But what explains the disorder in Gotham and other American cities? In 1982, two social scientists, George L. Kelling at Rutgers University and James Q. Wilson at Harvard University, proposed the "broken windows theory" to explain both how disorder spreads and how it is sustained. In The Atlantic Monthly, the two asserted that "disorder and crime are usually inextricably linked, in a kind of developmental sequence. Social psychologists and police officers tend to agree that if a window in a building is broken and is left unrepaired, all the rest of the windows will soon be broken….one unrepaired broken window is a signal that no one cares, and so breaking more windows costs nothing." Before I moved to the East Village, for instance, I was sleeping on a friend's couch in the north Bronx. Everyday, I took the train past miles of abandoned apartment buildings where the city had replaced thousands of broken windows with plywood painted to look like real windows. Some even featured silhouettes of people and potted plants. They fooled no one.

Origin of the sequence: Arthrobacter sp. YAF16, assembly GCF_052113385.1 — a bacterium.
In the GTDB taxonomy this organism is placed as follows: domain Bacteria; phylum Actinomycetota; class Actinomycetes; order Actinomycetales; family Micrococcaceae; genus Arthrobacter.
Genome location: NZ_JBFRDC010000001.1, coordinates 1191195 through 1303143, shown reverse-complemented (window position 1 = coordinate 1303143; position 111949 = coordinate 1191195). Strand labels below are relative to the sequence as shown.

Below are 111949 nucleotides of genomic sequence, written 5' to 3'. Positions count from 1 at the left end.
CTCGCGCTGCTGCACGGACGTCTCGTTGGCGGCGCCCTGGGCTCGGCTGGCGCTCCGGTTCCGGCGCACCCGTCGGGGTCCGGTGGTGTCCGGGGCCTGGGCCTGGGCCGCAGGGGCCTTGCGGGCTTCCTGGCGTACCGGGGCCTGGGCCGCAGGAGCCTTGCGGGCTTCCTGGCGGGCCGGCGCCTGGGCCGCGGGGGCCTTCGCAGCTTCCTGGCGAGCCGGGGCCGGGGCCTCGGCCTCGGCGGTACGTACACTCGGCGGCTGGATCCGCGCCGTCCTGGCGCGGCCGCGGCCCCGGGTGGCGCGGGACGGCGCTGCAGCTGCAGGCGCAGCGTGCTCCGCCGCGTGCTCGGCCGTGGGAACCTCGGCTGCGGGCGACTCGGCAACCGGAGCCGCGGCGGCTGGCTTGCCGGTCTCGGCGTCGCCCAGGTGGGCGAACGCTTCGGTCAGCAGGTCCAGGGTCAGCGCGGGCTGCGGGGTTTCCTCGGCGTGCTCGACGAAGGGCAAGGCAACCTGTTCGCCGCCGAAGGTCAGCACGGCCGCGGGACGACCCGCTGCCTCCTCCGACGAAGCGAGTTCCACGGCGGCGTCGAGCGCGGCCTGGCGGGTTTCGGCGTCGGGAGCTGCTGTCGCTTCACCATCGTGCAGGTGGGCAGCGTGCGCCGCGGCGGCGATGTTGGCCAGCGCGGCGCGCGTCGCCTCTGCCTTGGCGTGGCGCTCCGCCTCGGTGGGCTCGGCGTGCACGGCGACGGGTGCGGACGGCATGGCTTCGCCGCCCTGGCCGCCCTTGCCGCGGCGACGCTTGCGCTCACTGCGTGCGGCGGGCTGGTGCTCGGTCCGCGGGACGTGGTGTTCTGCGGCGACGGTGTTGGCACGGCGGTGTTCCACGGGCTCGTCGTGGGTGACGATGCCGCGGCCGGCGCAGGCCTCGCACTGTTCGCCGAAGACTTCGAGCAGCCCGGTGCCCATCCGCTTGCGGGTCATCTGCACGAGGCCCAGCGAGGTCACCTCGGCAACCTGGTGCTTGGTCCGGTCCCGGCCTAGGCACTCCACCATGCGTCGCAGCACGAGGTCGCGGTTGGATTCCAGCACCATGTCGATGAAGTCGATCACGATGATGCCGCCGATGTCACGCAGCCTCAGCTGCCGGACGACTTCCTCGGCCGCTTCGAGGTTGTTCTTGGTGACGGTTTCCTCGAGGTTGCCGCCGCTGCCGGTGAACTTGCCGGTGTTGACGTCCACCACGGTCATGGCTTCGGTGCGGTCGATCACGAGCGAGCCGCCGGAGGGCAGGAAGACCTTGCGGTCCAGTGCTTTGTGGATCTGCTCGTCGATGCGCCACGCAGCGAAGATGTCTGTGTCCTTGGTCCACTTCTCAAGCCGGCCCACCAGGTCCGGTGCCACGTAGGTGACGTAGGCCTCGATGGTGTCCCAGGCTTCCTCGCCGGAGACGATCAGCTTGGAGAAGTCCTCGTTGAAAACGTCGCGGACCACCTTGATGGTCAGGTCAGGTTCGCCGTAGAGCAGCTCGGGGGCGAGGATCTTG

The idea behind the broken windows theory is that if people look around and see other people violating norms, they will tend to violate them as well. In the 1980s and 1990s, city governments and police departments stepped up their enforcement measures against petty crimes, such as painting graffiti, panhandling, littering, and subway fare jumping. The hope was that by minimizing public disorder, the police would help communities create crime-deterrent environments. Most of the evidence for the value of this kind of policing is based on studies of what happened to crime rates once police began to crack down on incivilities. In recent years, some analyses have questioned the broken windows theory as a strategy for effective policing.